Aruba thinks it may be part of the creation of the world's largest wireless local area network (WLAN): I'm not quite sure if they're right, but they make a good case. The network will require between 3,000 and 10,000 APs. On the short end of that range, there are plenty of campus-wide (academic and business) networks in that scale. But on the higher end, I'm unaware of anything that large. Even city-wide networks like Philadelphia should employ only the mid-thousands of nodes, although they're not providing the same kind of high-availabily, in-building overage that Ohio State will have.
The stats: 50,000 students, 27,000 faculty/staff, 25 million square feet across 400 buildings, and 1,700 acres. In three weeks, they've lit up 1,700 APs in 28 buildings. I assumed that was the time to get the network running, not both physically stringing APs and logically activating the network--but I'm apparently wrong. Read the comment below. [link via Engadget]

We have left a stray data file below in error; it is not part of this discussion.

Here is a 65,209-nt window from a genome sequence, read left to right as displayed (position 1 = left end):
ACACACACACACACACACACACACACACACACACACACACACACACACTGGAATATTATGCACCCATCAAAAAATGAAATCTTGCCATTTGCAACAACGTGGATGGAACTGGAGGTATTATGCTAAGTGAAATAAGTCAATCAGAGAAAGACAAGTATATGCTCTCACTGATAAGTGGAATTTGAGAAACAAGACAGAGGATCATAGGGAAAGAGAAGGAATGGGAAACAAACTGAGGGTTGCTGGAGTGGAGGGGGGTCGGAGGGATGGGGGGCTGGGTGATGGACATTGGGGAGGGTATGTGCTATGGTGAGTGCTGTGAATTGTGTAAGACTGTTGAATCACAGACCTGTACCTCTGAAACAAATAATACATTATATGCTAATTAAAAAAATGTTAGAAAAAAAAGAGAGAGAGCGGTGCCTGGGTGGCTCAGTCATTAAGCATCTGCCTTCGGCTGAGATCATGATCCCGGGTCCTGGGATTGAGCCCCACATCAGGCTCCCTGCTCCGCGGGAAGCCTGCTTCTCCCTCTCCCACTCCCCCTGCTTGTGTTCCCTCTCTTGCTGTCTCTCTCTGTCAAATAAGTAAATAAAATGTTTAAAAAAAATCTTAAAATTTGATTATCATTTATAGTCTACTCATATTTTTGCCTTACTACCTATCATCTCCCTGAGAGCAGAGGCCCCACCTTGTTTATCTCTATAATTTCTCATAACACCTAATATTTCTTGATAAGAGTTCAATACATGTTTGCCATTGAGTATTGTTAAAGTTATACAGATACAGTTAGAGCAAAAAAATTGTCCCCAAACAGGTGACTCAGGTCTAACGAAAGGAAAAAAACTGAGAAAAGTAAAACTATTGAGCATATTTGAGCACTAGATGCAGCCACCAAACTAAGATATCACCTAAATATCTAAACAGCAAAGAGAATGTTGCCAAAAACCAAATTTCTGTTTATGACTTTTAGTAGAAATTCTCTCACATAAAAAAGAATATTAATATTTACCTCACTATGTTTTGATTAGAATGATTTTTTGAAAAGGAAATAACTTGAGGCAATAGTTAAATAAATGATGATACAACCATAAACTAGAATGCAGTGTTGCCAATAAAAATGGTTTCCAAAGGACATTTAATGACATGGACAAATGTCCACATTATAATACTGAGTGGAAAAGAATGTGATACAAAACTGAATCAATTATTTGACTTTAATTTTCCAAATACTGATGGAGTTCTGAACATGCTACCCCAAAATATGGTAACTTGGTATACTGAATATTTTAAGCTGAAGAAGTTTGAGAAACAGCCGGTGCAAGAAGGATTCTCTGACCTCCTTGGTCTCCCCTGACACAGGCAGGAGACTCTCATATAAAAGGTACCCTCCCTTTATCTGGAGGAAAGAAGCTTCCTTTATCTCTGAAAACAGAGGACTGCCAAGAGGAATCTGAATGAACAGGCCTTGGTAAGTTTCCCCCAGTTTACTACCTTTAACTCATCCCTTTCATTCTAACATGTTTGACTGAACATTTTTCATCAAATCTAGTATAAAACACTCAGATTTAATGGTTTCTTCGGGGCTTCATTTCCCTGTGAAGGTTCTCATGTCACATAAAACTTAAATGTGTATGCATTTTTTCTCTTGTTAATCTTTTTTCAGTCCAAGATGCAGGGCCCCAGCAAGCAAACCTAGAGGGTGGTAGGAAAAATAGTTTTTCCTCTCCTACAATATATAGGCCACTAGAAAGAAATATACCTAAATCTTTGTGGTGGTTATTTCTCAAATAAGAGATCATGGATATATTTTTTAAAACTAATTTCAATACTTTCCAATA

The 3 weeks was from zero APs, zero gear to deployed with students and staff connecting. It included installation. Believe or not. Everyone was amazed that it could be done. Remember that with Aruba there are no changes to the wired network required - no new VLANs at the edge, no IOS upgrades, no new supervisor cards, etc.
If you're talking about Rutgers New Brunswick, then yes, it does have 4 sub-campuses in the New Brunswick Area. However, the largest distance (end to end) is at maximum only 10 miles.
Now if you're talking about Rutgers generally, yes, it does have 3 campuses - New Brunswick, Newark and Camden. These three are scattered evenly throughout New Jersey, so obviously I don't expect them to blanket the entire state in WiFi. I don't really care for the Newark/Camden (ghetto) campuses. I'd expect Rutger's flagship campus (new brunswick) with it's hi-tech computer equipment to have 100% wifi coverage. Honestly, how difficult is it? Give me a few 100 AP, I'll set it up. They're just a lazy state school. That's all.